President Barack Obama’s failure to lead in the recently concluded debt debate resulted in an anemic solution that is the equivalent of slapping a Band-Aid on a bullet wound, U.S. Senate hopeful George LeMieux tells Newsmax.TV.
LeMieux, who announced his candidacy for the Senate seat held by Bill Nelson, D-Fla., in April, said that despite the fact that the debt crisis is the “challenge of our generation,” Obama did not lead.
“This president failed to put forth any proposal about how we were going to find a solution and I think that was a huge failure in leadership and I think that is why we came out with a pretty anemic proposal,” he said.
LeMieux, chairman of the Florida-based, business-centered Gunster Law Firm, served 16 months in the Senate as the appointed replacement for Sen. Mel Martinez, R-Fla., who retired. He said if he was still in the Senate he would have voted against the debt deal.
“It’s just not enough of a solution to this debt problem that we have,” said LeMieux. “We’re staring at a fourteen and a half trillion dollar national debt.
“It will be $26 trillion by the end of the decade. That’s a $200 billion interest payment today, a $900 billion interest payment by the end of the decade.
"This proposal that was put together at the last minute doesn’t address the real underlying problems with our spending. I like to say it’s like putting a Band-Aid on a bullet wound. We have to do a lot more.”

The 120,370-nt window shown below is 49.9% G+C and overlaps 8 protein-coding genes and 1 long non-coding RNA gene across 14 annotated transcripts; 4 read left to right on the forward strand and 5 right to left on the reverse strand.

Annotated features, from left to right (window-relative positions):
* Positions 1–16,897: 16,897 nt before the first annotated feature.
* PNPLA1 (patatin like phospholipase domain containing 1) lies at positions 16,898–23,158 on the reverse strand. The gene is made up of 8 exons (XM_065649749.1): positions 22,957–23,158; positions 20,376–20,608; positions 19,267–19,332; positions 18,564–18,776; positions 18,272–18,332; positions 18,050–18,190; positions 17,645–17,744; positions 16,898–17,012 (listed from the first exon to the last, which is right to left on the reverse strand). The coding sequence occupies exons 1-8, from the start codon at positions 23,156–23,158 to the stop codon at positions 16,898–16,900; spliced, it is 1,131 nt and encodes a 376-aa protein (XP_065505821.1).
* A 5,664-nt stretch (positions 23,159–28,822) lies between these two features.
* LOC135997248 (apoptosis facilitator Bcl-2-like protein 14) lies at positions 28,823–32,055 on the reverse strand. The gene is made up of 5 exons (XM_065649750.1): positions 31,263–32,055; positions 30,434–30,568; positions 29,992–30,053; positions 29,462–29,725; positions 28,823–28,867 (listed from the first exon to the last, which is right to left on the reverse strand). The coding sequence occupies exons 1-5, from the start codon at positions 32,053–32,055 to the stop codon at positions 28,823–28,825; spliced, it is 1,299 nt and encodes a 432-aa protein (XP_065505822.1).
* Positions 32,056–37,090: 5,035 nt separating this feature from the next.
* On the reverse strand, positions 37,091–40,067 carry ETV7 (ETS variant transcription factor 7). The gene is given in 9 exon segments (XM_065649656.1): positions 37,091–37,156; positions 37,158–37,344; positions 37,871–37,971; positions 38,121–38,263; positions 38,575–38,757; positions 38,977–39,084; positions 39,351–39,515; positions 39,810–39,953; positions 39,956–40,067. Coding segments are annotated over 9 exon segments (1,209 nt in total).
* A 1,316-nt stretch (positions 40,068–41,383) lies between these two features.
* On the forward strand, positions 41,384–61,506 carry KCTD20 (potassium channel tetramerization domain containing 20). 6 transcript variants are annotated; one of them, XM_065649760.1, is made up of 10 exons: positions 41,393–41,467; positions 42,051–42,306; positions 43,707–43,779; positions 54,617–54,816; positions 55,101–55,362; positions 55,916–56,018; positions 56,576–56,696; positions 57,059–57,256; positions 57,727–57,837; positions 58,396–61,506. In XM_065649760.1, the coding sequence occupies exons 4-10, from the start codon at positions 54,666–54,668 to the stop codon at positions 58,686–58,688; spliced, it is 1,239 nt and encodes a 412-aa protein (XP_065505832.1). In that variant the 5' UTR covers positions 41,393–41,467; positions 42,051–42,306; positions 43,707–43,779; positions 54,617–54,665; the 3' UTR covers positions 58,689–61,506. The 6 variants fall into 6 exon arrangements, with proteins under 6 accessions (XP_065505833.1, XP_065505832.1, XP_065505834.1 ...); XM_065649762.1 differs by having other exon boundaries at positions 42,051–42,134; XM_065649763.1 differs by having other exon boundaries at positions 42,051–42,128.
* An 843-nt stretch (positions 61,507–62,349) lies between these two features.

LeMieux was asked if he agreed with Rep. Ron Paul, R-Tx., who recently said that if we don’t get control spending we are still headed for default.
“Absolutely,” LeMieux said. “This was not about the debt ceiling this was about the debt. “
"The only way to get the United States’ fiscal house in order is to “cut everything.
“For those who will say we have to hold this harmless and hold that harmless, there’s just not enough money,” he said. “We are borrowing more than 40 cents on every dollar. About four and a half billion dollars a day is borrowed by the U.S. government. It’s absolutely unsustainable. Eighty-five percent of the budget now is Social Security, Medicare, Medicaid and defense. Those are the big drivers; they’re all going to have to be trimmed back.”
The burden for fixing those programs will fall on younger Americans, he said.
“For those of us who are 55 and younger, we are going to have to work a little bit longer,” he said. “When these programs were created the average life expectancy was 65 and you got the programs at 65. Now thankfully people are living decades longer but that means the programs are more expensive.
So if we are going to preserve these programs for people who are now retired or who are about to be retired, people my age are going to have to work a little longer and if you are making a lot of money in retirement you’re going to have to get a little less. That’s the only way we are going to make these programs work.”
On other issues, LeMieux said:
- He favors a balanced budget amendment to the Constitution as well as putting a cap on spending and giving the president line item veto power.
- “Bureaucracy grows and grows and grows whether Democrats are in charge or Republicans. We’ve got to put a stop to it.”
- President Obama’s proposals to remove tax breaks on corporate jets were nothing more than sound bite politics.
- He decided to seek his own, full-term in the Senate because he was “very afraid for the future of this country.”
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